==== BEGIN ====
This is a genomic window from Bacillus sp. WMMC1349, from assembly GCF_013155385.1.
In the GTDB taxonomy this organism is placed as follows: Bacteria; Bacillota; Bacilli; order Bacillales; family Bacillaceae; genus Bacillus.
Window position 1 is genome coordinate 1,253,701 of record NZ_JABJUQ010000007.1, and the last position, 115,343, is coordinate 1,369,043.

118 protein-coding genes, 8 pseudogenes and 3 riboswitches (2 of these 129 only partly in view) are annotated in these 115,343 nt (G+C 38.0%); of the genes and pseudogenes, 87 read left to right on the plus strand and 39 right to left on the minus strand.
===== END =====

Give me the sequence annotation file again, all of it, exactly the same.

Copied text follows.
This is a genomic window from Bacillus sp. WMMC1349, from assembly GCF_013155385.1.
In the GTDB taxonomy this organism is placed as follows: Bacteria; Bacillota; Bacilli; order Bacillales; family Bacillaceae; genus Bacillus.
Window position 1 is genome coordinate 1,253,701 of record NZ_JABJUQ010000007.1, and the last position, 115,343, is coordinate 1,369,043.

118 protein-coding genes, 8 pseudogenes and 3 riboswitches (2 of these 129 only partly in view) are annotated in these 115,343 nt (G+C 38.0%); of the genes and pseudogenes, 87 read left to right on the plus strand and 39 right to left on the minus strand.